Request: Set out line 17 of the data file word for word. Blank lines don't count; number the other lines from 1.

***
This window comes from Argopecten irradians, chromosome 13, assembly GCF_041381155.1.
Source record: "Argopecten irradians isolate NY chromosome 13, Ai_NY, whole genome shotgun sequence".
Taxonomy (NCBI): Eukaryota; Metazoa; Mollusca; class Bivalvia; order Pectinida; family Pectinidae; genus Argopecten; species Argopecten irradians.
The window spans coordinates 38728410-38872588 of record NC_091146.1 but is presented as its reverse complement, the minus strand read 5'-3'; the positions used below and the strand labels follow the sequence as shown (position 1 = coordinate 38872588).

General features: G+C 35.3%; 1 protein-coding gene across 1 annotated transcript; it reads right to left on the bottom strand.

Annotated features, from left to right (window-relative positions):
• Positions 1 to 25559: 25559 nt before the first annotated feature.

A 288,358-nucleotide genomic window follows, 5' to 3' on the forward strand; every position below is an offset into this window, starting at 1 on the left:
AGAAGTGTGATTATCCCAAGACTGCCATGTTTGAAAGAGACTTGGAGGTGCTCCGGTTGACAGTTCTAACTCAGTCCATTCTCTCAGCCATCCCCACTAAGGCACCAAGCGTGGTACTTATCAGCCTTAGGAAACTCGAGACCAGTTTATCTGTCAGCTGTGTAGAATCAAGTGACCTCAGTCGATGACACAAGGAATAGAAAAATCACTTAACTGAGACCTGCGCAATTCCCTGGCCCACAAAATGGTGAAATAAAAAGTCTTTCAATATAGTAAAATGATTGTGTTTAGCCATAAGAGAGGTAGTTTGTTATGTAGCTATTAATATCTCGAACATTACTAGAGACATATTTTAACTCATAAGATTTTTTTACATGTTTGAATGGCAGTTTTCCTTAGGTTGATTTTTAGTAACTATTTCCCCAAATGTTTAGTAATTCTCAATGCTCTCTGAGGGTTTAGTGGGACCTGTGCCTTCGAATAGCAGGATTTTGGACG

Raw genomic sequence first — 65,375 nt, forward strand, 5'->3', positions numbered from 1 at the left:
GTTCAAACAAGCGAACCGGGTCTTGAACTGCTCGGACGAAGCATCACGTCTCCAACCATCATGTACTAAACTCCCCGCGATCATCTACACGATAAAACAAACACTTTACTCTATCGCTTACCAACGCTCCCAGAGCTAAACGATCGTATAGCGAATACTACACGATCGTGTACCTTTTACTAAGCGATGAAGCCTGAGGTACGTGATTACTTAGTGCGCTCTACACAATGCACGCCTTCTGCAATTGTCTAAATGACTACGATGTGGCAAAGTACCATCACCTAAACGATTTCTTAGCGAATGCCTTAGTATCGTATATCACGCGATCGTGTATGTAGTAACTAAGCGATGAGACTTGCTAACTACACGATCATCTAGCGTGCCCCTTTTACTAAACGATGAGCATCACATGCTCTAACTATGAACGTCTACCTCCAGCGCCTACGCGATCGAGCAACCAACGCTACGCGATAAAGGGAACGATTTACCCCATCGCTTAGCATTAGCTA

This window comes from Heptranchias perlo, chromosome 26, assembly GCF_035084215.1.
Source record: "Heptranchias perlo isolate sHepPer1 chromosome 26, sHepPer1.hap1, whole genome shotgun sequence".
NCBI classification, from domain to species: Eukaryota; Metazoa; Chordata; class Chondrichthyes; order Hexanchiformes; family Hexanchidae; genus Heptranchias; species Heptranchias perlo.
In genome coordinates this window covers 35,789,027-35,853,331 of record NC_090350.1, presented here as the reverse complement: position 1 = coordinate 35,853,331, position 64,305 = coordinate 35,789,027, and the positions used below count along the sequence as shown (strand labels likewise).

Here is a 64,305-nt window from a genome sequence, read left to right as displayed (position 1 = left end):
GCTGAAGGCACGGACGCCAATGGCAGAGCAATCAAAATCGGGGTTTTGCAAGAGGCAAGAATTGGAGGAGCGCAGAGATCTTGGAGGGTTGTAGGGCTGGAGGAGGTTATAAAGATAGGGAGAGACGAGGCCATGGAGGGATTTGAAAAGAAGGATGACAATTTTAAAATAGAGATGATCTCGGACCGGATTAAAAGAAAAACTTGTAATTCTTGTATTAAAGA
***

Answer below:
GCTGAAGGCACGGACGCCAATGGCAGAGCAATCAAAATCGGGGTTTTGCAAGAGGCAAGAATTGGAGGAGCGCAGAGATCTTGGAGGGTTGTAGGGCTGGAGGAGGTTATAAAGATAGGGAGAGACGAGGCCATGGAGGGATTTGAAAAGAAGGATGACAATTTTAAAATAGAGATGATCTCGGACCGGATTAAAAGAAAAACTTGTAATTCTTGTATTAAAGA